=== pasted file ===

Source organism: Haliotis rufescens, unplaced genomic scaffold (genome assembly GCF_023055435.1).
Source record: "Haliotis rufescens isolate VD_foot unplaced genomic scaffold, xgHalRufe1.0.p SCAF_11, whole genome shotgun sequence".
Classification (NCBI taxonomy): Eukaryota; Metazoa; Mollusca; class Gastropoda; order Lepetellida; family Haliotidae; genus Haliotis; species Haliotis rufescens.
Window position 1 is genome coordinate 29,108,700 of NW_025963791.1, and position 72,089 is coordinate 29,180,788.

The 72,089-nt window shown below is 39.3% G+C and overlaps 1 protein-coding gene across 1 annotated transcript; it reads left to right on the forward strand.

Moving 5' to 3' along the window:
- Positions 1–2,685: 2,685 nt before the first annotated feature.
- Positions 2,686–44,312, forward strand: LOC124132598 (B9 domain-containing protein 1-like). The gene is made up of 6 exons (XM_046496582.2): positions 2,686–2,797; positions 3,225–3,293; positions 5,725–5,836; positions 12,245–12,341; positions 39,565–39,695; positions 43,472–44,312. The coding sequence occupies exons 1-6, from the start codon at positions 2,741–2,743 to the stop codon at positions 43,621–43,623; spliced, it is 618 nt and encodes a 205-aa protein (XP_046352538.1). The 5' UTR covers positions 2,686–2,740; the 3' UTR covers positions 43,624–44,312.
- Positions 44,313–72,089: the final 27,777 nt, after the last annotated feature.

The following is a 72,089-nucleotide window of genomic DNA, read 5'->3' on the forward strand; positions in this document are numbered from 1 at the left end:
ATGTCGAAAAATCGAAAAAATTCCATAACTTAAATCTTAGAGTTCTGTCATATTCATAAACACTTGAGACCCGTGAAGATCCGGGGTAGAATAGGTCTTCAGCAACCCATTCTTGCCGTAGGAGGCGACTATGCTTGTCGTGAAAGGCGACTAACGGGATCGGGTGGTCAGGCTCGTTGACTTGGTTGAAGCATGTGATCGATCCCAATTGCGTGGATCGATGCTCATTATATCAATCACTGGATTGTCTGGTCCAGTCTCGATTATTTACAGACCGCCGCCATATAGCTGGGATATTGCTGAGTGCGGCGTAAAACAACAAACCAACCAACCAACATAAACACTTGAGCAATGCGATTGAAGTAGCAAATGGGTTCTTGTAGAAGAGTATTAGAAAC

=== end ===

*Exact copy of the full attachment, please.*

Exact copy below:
Source organism: Haliotis rufescens, unplaced genomic scaffold (genome assembly GCF_023055435.1).
Source record: "Haliotis rufescens isolate VD_foot unplaced genomic scaffold, xgHalRufe1.0.p SCAF_11, whole genome shotgun sequence".
Classification (NCBI taxonomy): Eukaryota; Metazoa; Mollusca; class Gastropoda; order Lepetellida; family Haliotidae; genus Haliotis; species Haliotis rufescens.
Window position 1 is genome coordinate 29,108,700 of NW_025963791.1, and position 72,089 is coordinate 29,180,788.

The 72,089-nt window shown below is 39.3% G+C and overlaps 1 protein-coding gene across 1 annotated transcript; it reads left to right on the forward strand.

Moving 5' to 3' along the window:
- Positions 1–2,685: 2,685 nt before the first annotated feature.
- Positions 2,686–44,312, forward strand: LOC124132598 (B9 domain-containing protein 1-like). The gene is made up of 6 exons (XM_046496582.2): positions 2,686–2,797; positions 3,225–3,293; positions 5,725–5,836; positions 12,245–12,341; positions 39,565–39,695; positions 43,472–44,312. The coding sequence occupies exons 1-6, from the start codon at positions 2,741–2,743 to the stop codon at positions 43,621–43,623; spliced, it is 618 nt and encodes a 205-aa protein (XP_046352538.1). The 5' UTR covers positions 2,686–2,740; the 3' UTR covers positions 43,624–44,312.
- Positions 44,313–72,089: the final 27,777 nt, after the last annotated feature.

The following is a 72,089-nucleotide window of genomic DNA, read 5'->3' on the forward strand; positions in this document are numbered from 1 at the left end:
ATGTCGAAAAATCGAAAAAATTCCATAACTTAAATCTTAGAGTTCTGTCATATTCATAAACACTTGAGACCCGTGAAGATCCGGGGTAGAATAGGTCTTCAGCAACCCATTCTTGCCGTAGGAGGCGACTATGCTTGTCGTGAAAGGCGACTAACGGGATCGGGTGGTCAGGCTCGTTGACTTGGTTGAAGCATGTGATCGATCCCAATTGCGTGGATCGATGCTCATTATATCAATCACTGGATTGTCTGGTCCAGTCTCGATTATTTACAGACCGCCGCCATATAGCTGGGATATTGCTGAGTGCGGCGTAAAACAACAAACCAACCAACCAACATAAACACTTGAGCAATGCGATTGAAGTAGCAAATGGGTTCTTGTAGAAGAGTATTAGAAAC